Is short duration sleep a problem or is it just disturbed sleep that leads to increased mortality risk? A personal exploration.
Last updated on 27th September 2017
It is clear that there is a U-shaped association between sleep duration and mortality, with both short and long sleep linked with increased death rates. This finding is underlined by two major recent research overviews - Gallicchio & Kalesan "Sleep duration and mortality: a systematic review and meta-analysis" and Cappuccio et al's "Sleep duration and all-cause mortality: a systematic review and meta-analysis of prospective studies". There is so much interesting that one could write about this, but this particular blog post is triggered by a personal query that I have. I try hard - and am mostly successful - to have a very healthy lifestyle. I eat well, exercise well, keep a sensible weight, don't smoke, don't drink excessively. "Boring" possibly, certainly pretty healthy. My question is "How dangerous is it for my health to deliberately limit how long I spend sleeping?" I've talked about this with a few friends and the typical answer is "Why would you want to limit your time in bed?" Obvious answer ... "Because I really like being up, awake & active. There are tons of interesting, worthwhile things that I want to do. If I can healthily manage on an hour's less sleep per night, that's seven extra hours available per week. That's like an extra working day!" But is this stupid in health terms?
Well short sleep is linked to increased mortality by a whole series of pathways. Grandner et al's paper "Mortality associated with short sleep duration: The evidence, the possible mechanisms, and the future" does a good job of teasing this out. He notes that short sleep has been linked with 7 of the 15 leading causes of death in the US (cardiovascular disease, malignant neoplasm, cerebrovascular disease, accidents, diabetes, septicemia, and hypertension) and he discusses a variety of the best researched links including obesity, sleep apnea, physiological stress, immune changes & socioeconomic factors. As pretty much always when there is an association (here between short sleep & increased mortality), links include short sleep causing poor health, poor health causing short sleep, and poor health & short sleep both being caused by some other factor. And (also as one so often finds) it is very likely that all three of these pathways are relevant.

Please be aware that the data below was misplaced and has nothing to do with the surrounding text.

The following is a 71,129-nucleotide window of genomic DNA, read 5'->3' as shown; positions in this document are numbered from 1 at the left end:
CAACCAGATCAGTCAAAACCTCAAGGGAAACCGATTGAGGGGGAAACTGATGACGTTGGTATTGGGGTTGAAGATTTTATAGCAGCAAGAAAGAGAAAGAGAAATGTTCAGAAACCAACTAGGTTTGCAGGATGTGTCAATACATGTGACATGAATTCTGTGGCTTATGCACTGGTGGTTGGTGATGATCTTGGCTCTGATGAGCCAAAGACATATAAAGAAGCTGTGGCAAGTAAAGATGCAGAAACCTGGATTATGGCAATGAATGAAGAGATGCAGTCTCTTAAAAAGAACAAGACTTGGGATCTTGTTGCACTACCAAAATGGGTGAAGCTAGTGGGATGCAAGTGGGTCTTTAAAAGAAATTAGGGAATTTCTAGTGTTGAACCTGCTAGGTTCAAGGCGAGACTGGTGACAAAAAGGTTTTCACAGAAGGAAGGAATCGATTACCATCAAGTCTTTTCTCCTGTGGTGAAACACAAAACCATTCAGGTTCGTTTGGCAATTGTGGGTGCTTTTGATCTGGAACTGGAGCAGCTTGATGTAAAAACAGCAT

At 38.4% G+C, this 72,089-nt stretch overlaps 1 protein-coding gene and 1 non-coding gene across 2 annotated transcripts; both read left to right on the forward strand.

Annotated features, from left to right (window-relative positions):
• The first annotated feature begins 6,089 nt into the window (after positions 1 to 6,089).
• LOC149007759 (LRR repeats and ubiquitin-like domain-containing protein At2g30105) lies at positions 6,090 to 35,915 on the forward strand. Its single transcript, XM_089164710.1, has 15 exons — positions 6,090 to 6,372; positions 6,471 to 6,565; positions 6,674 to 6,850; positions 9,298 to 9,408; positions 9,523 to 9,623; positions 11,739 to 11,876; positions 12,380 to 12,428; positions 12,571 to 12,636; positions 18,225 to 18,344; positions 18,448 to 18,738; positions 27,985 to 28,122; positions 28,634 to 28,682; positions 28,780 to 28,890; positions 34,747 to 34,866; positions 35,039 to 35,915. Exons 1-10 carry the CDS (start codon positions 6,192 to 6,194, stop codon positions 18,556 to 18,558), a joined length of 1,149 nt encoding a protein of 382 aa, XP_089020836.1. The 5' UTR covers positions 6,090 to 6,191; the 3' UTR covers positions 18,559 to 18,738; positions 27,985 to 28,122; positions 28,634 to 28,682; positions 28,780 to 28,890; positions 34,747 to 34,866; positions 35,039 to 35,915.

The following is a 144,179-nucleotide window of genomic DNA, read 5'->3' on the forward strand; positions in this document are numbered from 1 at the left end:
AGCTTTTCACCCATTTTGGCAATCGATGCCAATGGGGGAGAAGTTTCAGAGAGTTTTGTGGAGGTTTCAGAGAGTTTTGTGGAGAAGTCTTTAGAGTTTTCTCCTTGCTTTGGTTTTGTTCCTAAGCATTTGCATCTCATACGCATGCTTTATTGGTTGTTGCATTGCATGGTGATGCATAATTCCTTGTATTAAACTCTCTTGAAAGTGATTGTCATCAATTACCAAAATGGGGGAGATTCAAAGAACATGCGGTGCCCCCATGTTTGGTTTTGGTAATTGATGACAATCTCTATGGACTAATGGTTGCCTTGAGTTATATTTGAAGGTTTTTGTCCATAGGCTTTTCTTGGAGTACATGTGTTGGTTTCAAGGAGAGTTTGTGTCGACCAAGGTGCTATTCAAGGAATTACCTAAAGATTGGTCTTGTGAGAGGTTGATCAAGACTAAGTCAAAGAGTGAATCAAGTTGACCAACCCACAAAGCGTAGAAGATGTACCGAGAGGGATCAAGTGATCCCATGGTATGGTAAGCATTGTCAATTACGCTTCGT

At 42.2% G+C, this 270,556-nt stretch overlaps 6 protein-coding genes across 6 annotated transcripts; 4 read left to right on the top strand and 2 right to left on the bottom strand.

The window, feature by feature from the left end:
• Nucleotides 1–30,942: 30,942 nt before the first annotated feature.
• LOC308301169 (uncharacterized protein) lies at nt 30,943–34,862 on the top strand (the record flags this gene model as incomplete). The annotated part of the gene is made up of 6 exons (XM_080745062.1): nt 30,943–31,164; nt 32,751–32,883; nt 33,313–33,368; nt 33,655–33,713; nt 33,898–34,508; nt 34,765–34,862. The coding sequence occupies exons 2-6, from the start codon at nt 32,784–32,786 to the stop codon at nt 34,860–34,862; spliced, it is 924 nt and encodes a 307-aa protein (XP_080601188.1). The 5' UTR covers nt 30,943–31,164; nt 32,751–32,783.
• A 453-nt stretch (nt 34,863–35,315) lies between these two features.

For somebody wanting deliberately to sleep less, it seems important to watch out for some of the obvious short sleep/increased mortality red flags. These include obesity, high blood pressure, psychological distress, and increased low grade chronic inflammation. In other words, if one is living healthily & well in other areas of one's life, it's pretty certain that shortening sleep duration is a safer procedure than if one is cutting corners or is unhealthy in other areas. Fascinatingly, high wellbeing too seems partly protective against damage from shorter time sleeping - see, for example, Friedman's recent paper "Sleep quality, social well-being, gender, and inflammation: an integrative analysis in a national sample" with its finding that social engagement protects against unhealthy inflammatory changes otherwise associated with shorter sleep. The author concludes "These results extend our previous work and bolster the suggestion that positive psychological functioning may compensate for other risk factors in predicting advantageous profiles of biological risk in aging adults."